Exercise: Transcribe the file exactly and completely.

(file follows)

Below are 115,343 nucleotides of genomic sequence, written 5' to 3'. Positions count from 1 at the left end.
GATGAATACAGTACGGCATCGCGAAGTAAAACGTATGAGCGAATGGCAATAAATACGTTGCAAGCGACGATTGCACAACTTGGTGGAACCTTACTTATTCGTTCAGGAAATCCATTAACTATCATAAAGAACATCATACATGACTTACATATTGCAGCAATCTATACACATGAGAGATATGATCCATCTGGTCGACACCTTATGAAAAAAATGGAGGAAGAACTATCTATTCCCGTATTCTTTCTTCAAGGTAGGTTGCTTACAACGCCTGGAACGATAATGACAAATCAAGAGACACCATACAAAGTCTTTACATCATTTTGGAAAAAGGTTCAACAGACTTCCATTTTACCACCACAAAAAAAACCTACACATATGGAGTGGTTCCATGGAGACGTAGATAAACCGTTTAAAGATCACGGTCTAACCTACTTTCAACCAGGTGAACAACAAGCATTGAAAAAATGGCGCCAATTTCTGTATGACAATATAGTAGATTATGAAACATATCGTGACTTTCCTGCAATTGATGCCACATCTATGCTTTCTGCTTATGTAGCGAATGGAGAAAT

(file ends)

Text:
Below are 115,343 nucleotides of genomic sequence, written 5' to 3'. Positions count from 1 at the left end.
GATGAATACAGTACGGCATCGCGAAGTAAAACGTATGAGCGAATGGCAATAAATACGTTGCAAGCGACGATTGCACAACTTGGTGGAACCTTACTTATTCGTTCAGGAAATCCATTAACTATCATAAAGAACATCATACATGACTTACATATTGCAGCAATCTATACACATGAGAGATATGATCCATCTGGTCGACACCTTATGAAAAAAATGGAGGAAGAACTATCTATTCCCGTATTCTTTCTTCAAGGTAGGTTGCTTACAACGCCTGGAACGATAATGACAAATCAAGAGACACCATACAAAGTCTTTACATCATTTTGGAAAAAGGTTCAACAGACTTCCATTTTACCACCACAAAAAAAACCTACACATATGGAGTGGTTCCATGGAGACGTAGATAAACCGTTTAAAGATCACGGTCTAACCTACTTTCAACCAGGTGAACAACAAGCATTGAAAAAATGGCGCCAATTTCTGTATGACAATATAGTAGATTATGAAACATATCGTGACTTTCCTGCAATTGATGCCACATCTATGCTTTCTGCTTATGTAGCGAATGGAGAAAT